Wednesday, March 13, 2013

Britannia rules, colonists drool

Much has been made in the last couple of days about the Falklands' vote to remain part of Britain. The decision was almost unanimous. How almost? There were three people (out of about 1,700 votes cast) who voted to leave British rule. That the Falklanders (Falklandians? Falklandish?) do not want to become part of Argentina--or at least leave the aegis of Britain--is abundantly clear.

Meanwhile, in another former British colony, Hong Kong, the South China Morning Post took a poll about how the Hong Kongers might hypothetically feel about returning to U.K. rule. The result was that nearly three in four respondents wanted to stop being a Special Administrative Region and get back to the good old days of the British Empire.

That would seem to be a pretty solid endorsement. But there are a couple of things that bear noting.

First of all, there are a few nuts and bolts issues. It's an online poll; anyone with an Internet connection can vote. That means there is no way of guaranteeing a good sample... or even guaranteeing that the voters are in Hong Kong. To put it another way, it's not remotely scientific. Maybe if it were, it would still get the same results. But even in that case, there's another problem.

Without additional questions, there is no real way of getting at the motivations for people's votes. In other words, do Hong Kongers yearn to be British pseudo-subjects again, or do they just not want to be part of China? What if another question or voting option were, "Should Hong Kong be an independent country?" What would the responses be?

This is important, because there is a lot of subtext to both the rejection of China and the embrace of Britain. Hong Kongers, in general, harbor a certain amount of annoyance and resentment of China, which many see as kind of an uncultured older brother. Mainlanders are derided for stuff like pooping in public, invading Hong Kong stores in search of baby formula and even swarming Hong Kong hospitals.

As far as ads go, it's not particularly subtle.

Every year since the handover, there are massive street demonstrations on July 1 by Hong Kongers who want to make sure China knows they value political autonomy, freedom of speech, and so on.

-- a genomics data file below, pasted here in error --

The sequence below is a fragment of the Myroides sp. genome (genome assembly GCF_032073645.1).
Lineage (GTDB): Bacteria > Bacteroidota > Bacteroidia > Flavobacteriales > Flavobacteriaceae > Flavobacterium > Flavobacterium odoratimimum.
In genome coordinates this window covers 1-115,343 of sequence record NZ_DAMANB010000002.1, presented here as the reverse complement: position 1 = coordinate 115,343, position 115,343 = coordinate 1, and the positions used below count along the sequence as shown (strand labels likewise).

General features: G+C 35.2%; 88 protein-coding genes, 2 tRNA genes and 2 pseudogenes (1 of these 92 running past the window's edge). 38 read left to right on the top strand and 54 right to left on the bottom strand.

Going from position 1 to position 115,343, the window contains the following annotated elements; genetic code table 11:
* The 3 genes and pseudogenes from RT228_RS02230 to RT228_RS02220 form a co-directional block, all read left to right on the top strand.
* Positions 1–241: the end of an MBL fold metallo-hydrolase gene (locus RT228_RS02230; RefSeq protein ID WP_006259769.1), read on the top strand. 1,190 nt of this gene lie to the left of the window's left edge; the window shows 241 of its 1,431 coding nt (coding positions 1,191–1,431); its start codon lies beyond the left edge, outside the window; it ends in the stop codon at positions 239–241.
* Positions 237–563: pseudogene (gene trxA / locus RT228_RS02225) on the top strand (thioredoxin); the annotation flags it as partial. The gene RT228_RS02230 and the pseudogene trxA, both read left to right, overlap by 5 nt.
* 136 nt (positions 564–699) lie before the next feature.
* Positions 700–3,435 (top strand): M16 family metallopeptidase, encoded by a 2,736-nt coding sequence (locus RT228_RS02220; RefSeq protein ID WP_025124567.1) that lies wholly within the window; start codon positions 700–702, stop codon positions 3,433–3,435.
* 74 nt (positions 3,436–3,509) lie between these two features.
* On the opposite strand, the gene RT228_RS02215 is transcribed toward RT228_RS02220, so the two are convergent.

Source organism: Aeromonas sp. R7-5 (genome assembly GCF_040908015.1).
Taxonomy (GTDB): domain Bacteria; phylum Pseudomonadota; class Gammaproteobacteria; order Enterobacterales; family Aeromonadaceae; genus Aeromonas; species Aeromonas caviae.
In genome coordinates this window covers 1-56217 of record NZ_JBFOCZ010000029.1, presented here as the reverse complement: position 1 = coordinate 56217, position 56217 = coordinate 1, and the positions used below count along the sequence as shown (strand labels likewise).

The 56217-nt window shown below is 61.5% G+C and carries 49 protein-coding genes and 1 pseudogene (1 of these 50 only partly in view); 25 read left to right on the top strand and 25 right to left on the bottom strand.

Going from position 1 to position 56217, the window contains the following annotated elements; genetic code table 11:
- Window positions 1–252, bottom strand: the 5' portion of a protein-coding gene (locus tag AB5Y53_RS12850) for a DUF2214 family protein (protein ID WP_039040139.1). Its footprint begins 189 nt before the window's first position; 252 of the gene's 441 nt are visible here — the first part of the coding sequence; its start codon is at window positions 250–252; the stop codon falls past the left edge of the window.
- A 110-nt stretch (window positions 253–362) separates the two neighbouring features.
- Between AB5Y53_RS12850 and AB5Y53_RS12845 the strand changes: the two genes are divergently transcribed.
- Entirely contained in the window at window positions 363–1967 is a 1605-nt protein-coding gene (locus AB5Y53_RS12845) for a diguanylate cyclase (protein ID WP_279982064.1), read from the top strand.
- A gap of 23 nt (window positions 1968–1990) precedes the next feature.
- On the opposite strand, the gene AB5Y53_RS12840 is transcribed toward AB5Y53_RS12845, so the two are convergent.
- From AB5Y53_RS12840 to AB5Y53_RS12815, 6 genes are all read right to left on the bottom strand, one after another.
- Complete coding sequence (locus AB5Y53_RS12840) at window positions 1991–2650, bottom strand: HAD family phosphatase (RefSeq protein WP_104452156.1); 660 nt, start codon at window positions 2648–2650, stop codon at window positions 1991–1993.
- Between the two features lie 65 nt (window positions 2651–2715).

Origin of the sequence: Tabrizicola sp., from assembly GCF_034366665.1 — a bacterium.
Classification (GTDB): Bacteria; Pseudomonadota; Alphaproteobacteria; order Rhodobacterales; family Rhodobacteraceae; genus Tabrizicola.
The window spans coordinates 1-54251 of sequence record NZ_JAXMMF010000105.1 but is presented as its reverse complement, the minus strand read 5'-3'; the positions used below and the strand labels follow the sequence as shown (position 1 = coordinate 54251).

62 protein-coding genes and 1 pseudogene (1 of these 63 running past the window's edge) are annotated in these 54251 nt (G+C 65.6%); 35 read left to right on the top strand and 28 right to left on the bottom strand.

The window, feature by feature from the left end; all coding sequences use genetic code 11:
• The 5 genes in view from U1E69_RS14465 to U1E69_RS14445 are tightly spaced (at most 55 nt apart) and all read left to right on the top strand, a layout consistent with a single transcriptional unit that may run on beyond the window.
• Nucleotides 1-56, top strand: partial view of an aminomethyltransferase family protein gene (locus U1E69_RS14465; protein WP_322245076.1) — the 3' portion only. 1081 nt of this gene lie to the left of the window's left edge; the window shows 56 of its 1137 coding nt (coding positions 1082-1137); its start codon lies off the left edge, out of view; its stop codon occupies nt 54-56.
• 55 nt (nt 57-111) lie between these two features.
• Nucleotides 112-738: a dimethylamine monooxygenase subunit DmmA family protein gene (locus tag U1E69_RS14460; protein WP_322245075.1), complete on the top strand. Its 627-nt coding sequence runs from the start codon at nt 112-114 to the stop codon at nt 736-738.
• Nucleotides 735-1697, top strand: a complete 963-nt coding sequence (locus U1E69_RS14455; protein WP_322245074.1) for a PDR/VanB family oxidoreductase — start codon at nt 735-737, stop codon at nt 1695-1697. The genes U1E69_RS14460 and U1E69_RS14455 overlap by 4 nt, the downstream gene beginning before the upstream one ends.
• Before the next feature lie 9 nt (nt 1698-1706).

Many voices, (basically) one message.

In short, Hong Kongers seem warily OK with being part of China as long as China doesn't get too much up in their business. When it seems like mainland influence is becoming too strong--for instance, when there was a push to get pro-China history courses in Hong Kong schools--people flip out a little bit.

So when given the choice of playing by China's rules or Britain's, it's pretty easy to see how polling results would play out.

And to be perfectly fair here, British rule of Hong Kong went pretty well. I have visited other former imperial colonies that suffered from more oppression and economic manipulation, and are in much worse shape today. And it's not like anyone went around tearing down British statues here after the handover. Hong Kongers, at least the ones I have met, don't have much bad to say about the way things were.

The problem, in the end, is that the poll results represent a false dichotomy. In a whole universe of choices about who is in charge, it's hard to say what Hong Kong might decide it wants.

Britain didn't really have a choice about returning Hong Kong to China in 1997; the airport and most of the water supply were in the part of Hong Kong on which the 99-year lease was running out. (Hong Kong island could have remained Britain's in perpetuity.) Today, Hong Kongers don't really have a choice about whether they can leave Chinese rule.

But if you were to ask me my opinion, my one-man poll would show I think Hong Kong could function pretty well as an independent city-state, except for the small issue of funding a military.

1 comment:

Martyn Cornell said...

I find it fascinating that you see more people wearing Union Jack-decorated clothing or carrying Unon Jack-decorated bags in Hong Kong than you will ever see in London. But Gibraltar is exactly the same: the people all look Spanish, they all speak Spanish at home, and they all want to remain British. It's a dislike of that big neighbour to the north, with all his problems ...